Written By: Sasha Feagin
When a person finally files his tax return, sneaking in moments before the deadline, only to find the government owes him money back, suffice it to say, that guy wants his refund as soon as possible. However, there are various factors that affect the length of time it will take for a refund check to come back to the taxpayer. Knowing the basic timeframe the Internal Revenue Service (IRS) uses is imperative to soothing worries that always come during the tax season.
When was the return filed?
It is only logical that the IRS cannot issue a refund if it does not know a refund is due. The only way the IRS is aware it owes a taxpayer money is for that taxpayer to, by way of filing an income tax return, request those funds. A tax return submitted electronically will begin processing immediately, usually being confirmed within three days. A return submitted via the postal service will take significantly longer to arrive at the IRS for processing. Taxpayers that mail returns are urged to wait at least one week (7 days) before asking for information about the status of the return.
When will the refund be processed?
Once the IRS receives the return, and it checks all the data for validity. So, in addition to waiting three days for an electronically submitted return or one week for a mailed return, taxpayers should anticipate waiting another seven to fourteen days for the return to be processed. During this time, the IRS could flag a return for audit. It also could reject the return for incomplete information or other arithmetic miscalculations. If the return is flagged or rejected, the taxpayer may not find out about it until seven days later when the letter from the IRS arrives in the mail. However, if the return receives the all clear from the IRS, taxpayers should expect funds to be authorized for disbursement. After the authorization, the taxpayer must still wait until the next refund disbursement date during the season. Because of the number of refunds the IRS must process, it does bulk delivery of funds on one day per week during the season to minimize expenses. Usually, !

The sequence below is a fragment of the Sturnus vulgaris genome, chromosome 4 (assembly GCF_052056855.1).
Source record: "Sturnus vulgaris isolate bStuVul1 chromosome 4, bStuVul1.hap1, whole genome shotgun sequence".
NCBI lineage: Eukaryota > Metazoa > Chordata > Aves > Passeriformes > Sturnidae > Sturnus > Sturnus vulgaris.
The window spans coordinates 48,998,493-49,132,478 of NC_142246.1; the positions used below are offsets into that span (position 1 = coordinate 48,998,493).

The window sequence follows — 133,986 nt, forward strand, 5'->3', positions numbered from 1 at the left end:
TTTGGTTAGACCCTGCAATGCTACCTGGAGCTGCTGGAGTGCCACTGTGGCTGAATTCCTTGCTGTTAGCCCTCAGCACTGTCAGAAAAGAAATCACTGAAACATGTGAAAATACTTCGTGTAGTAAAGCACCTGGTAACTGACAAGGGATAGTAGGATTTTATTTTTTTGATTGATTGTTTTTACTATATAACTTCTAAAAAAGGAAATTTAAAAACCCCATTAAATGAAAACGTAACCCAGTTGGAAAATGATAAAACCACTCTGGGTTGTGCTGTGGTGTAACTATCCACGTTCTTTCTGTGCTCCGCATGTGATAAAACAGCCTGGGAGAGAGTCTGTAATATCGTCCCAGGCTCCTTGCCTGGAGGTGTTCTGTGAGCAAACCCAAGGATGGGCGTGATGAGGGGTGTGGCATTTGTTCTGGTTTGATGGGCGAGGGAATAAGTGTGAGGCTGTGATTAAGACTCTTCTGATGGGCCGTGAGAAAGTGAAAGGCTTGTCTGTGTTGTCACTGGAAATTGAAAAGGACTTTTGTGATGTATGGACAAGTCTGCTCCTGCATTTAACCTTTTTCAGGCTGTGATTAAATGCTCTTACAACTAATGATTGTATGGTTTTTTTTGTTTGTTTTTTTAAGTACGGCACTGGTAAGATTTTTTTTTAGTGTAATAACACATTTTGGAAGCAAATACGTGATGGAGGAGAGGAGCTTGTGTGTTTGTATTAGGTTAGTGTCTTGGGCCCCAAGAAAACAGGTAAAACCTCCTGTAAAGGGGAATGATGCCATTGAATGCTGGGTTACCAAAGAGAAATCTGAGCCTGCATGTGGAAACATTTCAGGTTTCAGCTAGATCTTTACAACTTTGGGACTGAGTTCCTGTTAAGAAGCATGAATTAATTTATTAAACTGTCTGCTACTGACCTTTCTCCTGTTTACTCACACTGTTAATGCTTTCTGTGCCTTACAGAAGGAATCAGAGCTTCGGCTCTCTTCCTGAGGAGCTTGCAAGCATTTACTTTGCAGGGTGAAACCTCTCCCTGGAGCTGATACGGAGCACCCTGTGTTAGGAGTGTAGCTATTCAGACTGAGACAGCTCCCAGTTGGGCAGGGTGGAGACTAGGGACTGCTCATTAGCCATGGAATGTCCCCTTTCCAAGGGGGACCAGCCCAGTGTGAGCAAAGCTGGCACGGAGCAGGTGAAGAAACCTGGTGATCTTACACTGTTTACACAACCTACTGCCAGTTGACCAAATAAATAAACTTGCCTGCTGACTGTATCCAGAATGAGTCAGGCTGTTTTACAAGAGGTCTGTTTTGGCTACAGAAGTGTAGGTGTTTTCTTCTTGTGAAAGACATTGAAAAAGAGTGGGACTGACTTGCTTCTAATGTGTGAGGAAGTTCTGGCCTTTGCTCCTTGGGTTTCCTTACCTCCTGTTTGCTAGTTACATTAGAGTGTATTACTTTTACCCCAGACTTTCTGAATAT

this is the Tuesday after funds are authorized for release.
Who knows where tax refund checks are?
In recent years, the IRS has employed technology to make finding information about the taxpayer’s refund check very accessible to the average American. The fastest and easiest way to find out where a refund check is, is to use the IRS’s “Where is My Refund?” link on irs.gov. Taxpayers can enter information from the tax return such as filing status, refund amount, and social security number to find out where in the process the refund is. If a taxpayer has been waiting over 21 days for the refund, the IRS advises the taxpayer to call 1-800-829-1040. The 21 day suggestion should not include time added for mailing either the return to the IRS or the refund to the taxpayer.